West Marin’s relatively small population presented (and still presents, I assume?) some challenges in the realm of intimate relationships. Though serial monogamy seemed to be the norm, it wasn’t the only relationship structure practiced within in this constellation of towns. We dated one or more of our neighbors; we became exclusive and shacked up for a spell; we broke up, moved away, and/or moved on to new partners… and not always in that order.
My interview with climber, comedian, friend, and _____* Timmy O’Neill is now live on Xero Gravity, please check it out!
How do you bring someone long gone, back to life, and what are the physical and emotional artifacts that allow you to personify him?
I feel similarly trying to describe Timmy; *there are precious few words for describing those people who just vibrate at a higher level, even when they are still with us Continue reading
Chris van Leuven spent quite a bit of time at our house in high school, so much so that I often thought of him as the third sibling in the family. Things at his house weren’t going that well, we gathered, but neither my brother nor I asked many questions. Instead, we would bring him home after our afternoon sessions at the local boulders or climbing gym. We’d let his endless stream of words, spoken in such animated, rapid succession that anyone else would have struggled to comprehend, melt into our own stories from the day. Often, all three of us would be speaking at the same time, but that didn’t hinder our understanding.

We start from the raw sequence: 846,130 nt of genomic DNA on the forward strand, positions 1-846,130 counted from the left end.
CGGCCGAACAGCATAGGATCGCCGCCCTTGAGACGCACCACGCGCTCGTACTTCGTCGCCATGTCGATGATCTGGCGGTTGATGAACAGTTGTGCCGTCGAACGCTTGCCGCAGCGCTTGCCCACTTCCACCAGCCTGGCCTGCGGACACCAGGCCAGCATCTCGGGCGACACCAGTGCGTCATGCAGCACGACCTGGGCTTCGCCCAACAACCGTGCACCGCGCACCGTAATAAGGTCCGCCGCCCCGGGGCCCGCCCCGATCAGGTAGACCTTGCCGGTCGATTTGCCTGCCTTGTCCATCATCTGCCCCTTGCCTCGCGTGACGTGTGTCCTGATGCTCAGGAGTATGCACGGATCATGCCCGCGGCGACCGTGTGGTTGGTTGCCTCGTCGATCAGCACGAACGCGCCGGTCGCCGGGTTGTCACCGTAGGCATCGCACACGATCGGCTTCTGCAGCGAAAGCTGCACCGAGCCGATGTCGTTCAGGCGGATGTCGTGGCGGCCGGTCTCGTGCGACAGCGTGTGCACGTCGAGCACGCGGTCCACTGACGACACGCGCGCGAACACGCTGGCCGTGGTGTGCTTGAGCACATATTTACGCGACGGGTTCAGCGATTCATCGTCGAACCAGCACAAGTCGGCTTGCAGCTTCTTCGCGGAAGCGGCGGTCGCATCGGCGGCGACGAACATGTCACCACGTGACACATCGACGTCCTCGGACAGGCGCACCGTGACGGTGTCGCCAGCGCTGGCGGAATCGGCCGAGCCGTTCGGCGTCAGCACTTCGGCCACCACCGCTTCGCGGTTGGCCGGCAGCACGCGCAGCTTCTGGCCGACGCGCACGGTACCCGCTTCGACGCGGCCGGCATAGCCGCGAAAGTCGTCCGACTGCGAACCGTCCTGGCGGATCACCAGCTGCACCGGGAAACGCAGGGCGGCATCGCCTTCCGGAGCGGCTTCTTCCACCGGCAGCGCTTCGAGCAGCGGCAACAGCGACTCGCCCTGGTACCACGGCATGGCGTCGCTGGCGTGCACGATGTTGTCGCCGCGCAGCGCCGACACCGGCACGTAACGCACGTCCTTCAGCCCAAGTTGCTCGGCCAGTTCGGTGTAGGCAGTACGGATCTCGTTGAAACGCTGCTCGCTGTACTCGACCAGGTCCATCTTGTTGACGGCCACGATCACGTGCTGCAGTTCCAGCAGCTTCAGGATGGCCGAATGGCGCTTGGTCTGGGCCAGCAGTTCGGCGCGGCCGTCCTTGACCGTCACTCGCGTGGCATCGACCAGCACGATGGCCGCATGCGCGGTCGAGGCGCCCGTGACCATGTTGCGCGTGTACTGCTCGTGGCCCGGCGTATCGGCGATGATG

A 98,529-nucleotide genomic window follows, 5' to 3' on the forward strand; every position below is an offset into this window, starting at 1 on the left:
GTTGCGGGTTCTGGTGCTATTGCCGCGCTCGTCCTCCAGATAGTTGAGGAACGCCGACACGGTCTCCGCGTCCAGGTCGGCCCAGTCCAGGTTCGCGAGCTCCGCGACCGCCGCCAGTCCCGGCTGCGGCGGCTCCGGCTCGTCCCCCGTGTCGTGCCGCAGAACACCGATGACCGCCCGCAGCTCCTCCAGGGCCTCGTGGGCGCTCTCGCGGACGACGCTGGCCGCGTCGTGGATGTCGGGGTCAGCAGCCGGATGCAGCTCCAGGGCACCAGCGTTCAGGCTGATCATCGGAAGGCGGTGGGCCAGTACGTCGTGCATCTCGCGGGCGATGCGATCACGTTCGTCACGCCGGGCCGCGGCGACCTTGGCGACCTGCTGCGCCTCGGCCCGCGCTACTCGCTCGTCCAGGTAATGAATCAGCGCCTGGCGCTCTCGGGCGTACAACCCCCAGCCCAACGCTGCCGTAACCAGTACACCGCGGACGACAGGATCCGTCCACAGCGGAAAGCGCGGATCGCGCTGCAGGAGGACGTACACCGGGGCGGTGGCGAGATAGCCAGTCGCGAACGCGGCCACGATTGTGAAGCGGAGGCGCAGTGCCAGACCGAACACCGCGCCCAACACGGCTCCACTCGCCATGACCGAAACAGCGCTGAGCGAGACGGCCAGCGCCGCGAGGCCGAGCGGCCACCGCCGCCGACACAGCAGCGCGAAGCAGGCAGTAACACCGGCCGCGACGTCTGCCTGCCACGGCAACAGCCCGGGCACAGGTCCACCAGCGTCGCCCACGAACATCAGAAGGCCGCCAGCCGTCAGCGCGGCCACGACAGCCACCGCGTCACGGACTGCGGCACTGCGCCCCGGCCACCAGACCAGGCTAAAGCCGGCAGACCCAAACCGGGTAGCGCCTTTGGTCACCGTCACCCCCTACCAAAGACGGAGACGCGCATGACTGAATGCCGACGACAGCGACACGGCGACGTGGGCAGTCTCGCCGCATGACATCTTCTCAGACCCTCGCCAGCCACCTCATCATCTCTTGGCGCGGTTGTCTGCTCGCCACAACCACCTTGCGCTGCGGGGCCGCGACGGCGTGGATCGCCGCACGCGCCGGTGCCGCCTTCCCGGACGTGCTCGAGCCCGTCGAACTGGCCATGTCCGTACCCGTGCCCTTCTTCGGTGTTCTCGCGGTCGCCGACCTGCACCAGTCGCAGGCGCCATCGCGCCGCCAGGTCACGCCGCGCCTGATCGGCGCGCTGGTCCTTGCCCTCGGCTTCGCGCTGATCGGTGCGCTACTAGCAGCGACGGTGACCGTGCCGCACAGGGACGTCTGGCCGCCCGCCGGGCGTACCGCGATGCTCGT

In the Spring of 1996, I was just finishing my first year of college in Montreal while Chris was actually living our high school dream of dirtbagging in Yosemite Valley. Continue reading
One of the things I really appreciate about live performances, and especially intimate ones like last night’s, is that we get to experience all the work that we hear the results of but never get to see on the records: the load-in, the sound checks, the broken strings and forgotten lyrics, the moments of accidental ear-piercing feedback, and the communication between the musicians and people like Jeremy Harris behind the soundboard supporting Sandy’s.